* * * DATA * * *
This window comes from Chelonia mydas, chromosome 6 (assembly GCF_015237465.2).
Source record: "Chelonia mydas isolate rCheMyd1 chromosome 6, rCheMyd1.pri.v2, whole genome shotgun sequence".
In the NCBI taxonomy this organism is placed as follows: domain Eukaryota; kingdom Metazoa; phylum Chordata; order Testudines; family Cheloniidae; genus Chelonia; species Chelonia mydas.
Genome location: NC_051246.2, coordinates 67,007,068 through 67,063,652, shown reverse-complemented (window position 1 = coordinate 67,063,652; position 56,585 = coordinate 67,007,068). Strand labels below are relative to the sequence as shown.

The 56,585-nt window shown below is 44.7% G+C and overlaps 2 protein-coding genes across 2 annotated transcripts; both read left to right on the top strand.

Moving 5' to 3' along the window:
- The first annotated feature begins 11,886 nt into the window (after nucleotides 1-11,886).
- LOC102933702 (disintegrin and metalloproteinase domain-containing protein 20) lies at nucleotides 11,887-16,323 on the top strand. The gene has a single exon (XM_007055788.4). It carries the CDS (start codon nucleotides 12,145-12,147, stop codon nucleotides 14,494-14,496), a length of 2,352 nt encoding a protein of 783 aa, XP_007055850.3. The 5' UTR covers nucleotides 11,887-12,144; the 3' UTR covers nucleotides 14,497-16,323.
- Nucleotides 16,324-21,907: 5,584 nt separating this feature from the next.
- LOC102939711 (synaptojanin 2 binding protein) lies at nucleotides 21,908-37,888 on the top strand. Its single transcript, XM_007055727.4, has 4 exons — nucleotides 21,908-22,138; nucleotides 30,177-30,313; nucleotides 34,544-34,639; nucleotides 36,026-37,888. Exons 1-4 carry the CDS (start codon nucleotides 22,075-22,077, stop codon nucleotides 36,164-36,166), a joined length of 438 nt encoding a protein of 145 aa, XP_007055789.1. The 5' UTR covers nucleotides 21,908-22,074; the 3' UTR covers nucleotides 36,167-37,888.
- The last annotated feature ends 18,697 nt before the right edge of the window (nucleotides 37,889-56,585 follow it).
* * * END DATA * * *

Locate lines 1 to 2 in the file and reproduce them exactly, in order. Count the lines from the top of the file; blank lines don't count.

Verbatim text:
This window comes from Chelonia mydas, chromosome 6 (assembly GCF_015237465.2).
Source record: "Chelonia mydas isolate rCheMyd1 chromosome 6, rCheMyd1.pri.v2, whole genome shotgun sequence".